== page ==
Among a certain class of Americans, those of us who go to “good” colleges and take, sometime during our freshman and sophomore years, some sort of introduction to sociology course, there is the universal experience of that one student. He is inevitably, invariably male; he is either in or has recently completed a course in biology, although he is almost certainly not a biology major; he finds, in almost every class, an opportunity to loudly and circularly suppose that some or other human social phenomenon is a direct analogue of some behavior in ant colonies or beehives or schools of fish or herds of gazelles. Mine was a boy who, after a section on suicide clustering, suggested that it could be explained quite easily, really; certain ants, after all, when ill or infirm, remove themselves from the nest, lest they burden their kin. So all those kids in Jersey, they, like, you know, they like knew that they were going to, like, be, like, a burden, you know, to society, because they weren’t, you know, going to, like, be successful or whatever, so, you know, you know what I’m saying.
He’s not without his charms. If consciousness is a continuum, from bacterium to baccalaureate, rather than just some crowning and discrete achievement of a select and tiny sliver of the mammalian class, then surely animals have plenty to teach us about ourselves, and surely animal societies have plenty to teach us about our own. And likewise, while I like to believe that our lives and beings are something more than the dull, material expression of DNA, that biology is not, in fact, destiny, I know that this belief amounts to a kind of self-praise and willful self-regard. “Oh, honey, you are special.” I believe in free will and self-determination, but let’s just say I accept that they must be subject to some reasonable natural limits.
But now over at Vox.com, Ezra Klein’s intrepid effort to out-USA Today USA Today, Zach Beauchamp has discovered two political scientists who have discovered “circumstantial” evidence that human wars are the genetic remnant of animal territoriality. DNA is mentioned, but there are no double helices in sight; what’s meant is something more akin to the “animal spirits” that Tristram Shandy was so concerned with, or perhaps a kind of pre-genetic, crypto-Mendelian, semi-hemi-demi-Darwinian understanding of trait inheritance. In this case, the authors of a study, and the author of the article, notice that animals are territorial, that humans are territorial, that both come into intraspecies conflict over territory, and therefore, ergo, voilà. It has the remarkable distinction of being both self-evidently correct and skull-crushingly wrong. The deep roots of human territoriality are animal, but explaining organized human warfare in this manner has the motel smell of a husband telling his wife that he’s been fucking other women due to evolutionary mating imperatives. “Babe, calm down! Have you ever heard of bonobos, huh?”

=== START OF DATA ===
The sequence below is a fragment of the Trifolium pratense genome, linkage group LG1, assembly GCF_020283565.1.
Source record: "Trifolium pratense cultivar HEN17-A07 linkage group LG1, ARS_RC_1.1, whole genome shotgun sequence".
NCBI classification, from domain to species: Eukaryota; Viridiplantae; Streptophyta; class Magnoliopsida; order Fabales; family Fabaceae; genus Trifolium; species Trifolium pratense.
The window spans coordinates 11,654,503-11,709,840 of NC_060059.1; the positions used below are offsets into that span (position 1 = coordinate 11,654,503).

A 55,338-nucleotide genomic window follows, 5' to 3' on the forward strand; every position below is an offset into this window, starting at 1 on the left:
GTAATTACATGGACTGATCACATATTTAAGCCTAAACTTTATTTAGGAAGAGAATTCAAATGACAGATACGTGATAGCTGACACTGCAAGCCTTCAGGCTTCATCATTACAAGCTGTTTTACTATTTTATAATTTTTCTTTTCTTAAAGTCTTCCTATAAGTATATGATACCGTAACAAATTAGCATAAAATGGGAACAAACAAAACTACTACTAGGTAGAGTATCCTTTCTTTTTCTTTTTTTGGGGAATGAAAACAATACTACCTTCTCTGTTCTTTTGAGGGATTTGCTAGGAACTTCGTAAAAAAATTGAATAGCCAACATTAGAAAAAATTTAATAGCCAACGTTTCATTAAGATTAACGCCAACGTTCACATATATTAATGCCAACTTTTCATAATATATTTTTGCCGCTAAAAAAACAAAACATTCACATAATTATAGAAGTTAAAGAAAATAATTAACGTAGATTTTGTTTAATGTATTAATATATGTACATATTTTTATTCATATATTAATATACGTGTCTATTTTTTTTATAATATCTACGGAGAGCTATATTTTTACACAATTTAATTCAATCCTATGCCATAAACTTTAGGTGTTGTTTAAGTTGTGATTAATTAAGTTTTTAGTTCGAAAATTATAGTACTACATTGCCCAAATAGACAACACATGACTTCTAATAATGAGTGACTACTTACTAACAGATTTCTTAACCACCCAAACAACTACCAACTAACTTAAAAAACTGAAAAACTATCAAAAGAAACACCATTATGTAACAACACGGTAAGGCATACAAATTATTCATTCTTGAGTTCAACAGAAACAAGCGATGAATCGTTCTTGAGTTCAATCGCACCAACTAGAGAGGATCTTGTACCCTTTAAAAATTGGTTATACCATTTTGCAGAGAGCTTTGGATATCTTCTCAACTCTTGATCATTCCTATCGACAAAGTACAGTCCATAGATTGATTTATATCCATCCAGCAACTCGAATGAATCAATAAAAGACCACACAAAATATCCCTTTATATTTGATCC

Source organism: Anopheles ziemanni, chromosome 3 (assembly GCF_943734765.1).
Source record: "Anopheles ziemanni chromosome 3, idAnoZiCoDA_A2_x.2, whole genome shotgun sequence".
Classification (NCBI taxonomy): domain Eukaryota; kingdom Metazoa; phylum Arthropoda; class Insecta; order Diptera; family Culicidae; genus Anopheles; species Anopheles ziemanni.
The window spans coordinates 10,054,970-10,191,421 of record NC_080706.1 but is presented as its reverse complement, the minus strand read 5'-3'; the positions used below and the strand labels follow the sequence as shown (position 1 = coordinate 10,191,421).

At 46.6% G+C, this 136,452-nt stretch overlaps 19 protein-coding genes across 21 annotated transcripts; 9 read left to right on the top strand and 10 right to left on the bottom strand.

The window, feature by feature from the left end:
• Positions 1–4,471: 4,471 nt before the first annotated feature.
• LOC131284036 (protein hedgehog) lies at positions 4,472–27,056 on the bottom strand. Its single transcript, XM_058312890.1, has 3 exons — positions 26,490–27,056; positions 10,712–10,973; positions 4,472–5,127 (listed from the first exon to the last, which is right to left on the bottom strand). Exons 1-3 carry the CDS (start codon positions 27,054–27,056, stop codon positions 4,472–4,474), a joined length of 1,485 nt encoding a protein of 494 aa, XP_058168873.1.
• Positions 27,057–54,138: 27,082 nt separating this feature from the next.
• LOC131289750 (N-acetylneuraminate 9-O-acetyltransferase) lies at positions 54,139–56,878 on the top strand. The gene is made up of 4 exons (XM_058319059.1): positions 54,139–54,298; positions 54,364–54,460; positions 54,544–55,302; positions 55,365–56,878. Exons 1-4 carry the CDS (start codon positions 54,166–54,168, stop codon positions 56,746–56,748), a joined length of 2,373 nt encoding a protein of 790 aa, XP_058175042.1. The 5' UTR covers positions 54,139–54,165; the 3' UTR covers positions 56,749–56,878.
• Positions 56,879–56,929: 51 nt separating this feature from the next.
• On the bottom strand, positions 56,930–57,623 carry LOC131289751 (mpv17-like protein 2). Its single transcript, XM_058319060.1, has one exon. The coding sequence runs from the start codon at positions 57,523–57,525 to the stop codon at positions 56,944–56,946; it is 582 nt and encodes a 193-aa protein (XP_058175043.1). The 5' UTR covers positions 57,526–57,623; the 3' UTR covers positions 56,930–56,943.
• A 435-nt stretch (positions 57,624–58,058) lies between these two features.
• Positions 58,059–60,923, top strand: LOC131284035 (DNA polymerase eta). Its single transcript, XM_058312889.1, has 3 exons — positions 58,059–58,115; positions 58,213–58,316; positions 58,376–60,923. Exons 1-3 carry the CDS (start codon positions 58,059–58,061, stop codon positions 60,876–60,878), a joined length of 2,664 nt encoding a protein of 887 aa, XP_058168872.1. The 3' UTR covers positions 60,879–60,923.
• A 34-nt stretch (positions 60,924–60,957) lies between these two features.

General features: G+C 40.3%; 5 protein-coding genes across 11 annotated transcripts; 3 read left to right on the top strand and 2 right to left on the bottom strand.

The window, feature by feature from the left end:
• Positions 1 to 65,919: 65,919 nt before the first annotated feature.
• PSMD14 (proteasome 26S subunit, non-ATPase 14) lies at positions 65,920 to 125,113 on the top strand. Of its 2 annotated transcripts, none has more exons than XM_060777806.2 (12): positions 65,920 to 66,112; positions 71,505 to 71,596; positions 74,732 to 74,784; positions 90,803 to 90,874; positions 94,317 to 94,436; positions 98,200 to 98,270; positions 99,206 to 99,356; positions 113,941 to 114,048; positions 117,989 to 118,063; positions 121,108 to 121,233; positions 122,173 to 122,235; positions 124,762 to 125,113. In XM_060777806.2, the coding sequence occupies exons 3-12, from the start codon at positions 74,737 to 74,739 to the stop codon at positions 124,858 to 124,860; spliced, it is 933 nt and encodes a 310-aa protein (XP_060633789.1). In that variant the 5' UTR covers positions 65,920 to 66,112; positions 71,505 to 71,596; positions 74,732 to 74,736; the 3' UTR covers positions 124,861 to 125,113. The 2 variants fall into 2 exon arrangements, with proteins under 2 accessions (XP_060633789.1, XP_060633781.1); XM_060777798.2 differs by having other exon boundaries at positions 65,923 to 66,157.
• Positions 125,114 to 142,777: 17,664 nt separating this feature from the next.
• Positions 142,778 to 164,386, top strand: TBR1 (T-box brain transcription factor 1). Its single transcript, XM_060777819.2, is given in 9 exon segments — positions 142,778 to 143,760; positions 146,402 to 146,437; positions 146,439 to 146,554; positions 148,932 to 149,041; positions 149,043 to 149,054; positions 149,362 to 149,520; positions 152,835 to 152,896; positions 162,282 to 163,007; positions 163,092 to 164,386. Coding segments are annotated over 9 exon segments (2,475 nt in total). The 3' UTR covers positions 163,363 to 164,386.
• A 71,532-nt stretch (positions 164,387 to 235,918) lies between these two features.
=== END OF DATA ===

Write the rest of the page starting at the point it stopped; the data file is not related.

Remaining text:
Beauchamp treats territoriality among animals as an imponderable feature of “animal psychology”—he doesn’t mention, and you’ve got to assume he just doesn’t know, that the behaviors are largely about resource distribution, and, well, ya wonder if that’s got anything to do with warfare? Eh . . . He says that we “evolved from” animals, which is another one of those strictly true but effectively incorrect statements, a recapitulation of the old teleology that makes evolution a unidirectional progression from low to high, with humans not only its ultimate achievement but also its point. (He also—this is an aside—confuses accountancy and finance, claiming that a $100 real loss is identical to $100 in opportunity cost, all this by way of clumsily explaining loss aversion.) He uses the phrase “just a theory.” He gets to the end of the penultimate paragraph, then:
Toft and Johnson just don’t have any studies of human biology or evolution that directly show a biological impulse towards territoriality.
Phlogiston! God Bless You!
I’m not a religious man, but I empathize with the religious when they call this hooey scientism, the replacement of one set of hoary mythological clichés with their contemporary TED-talk equivalent—I mean, talk about inherited traits. If this kind of thing is science, then it is less Louis Pasteur than it is Aristotle, the general observation of a couple of different things with some shared trait or simultaneity, and then a vast leap of logic alone across the evidenceless abyss. The purpose of such speculation is not to clarify, illuminate, or discover, and Lord only knows, we wouldn’t want to waste our time devising some kind of double-blind. This, after all, is political science. Its purpose, rather, is moral flattery, an up-from-the-slime story in which our more regrettable and barbarous traits as people are written off as the bad debt of our evolutionary ancestors. And speaking of moral flattery, you might notice that “gang wars” are mentioned, and “ethnic” conflict, and Crimea in this great gallery of weeping over our remnant animalism, but nowhere is it explained how land tenure explains what America was doing, for example, in Iraq.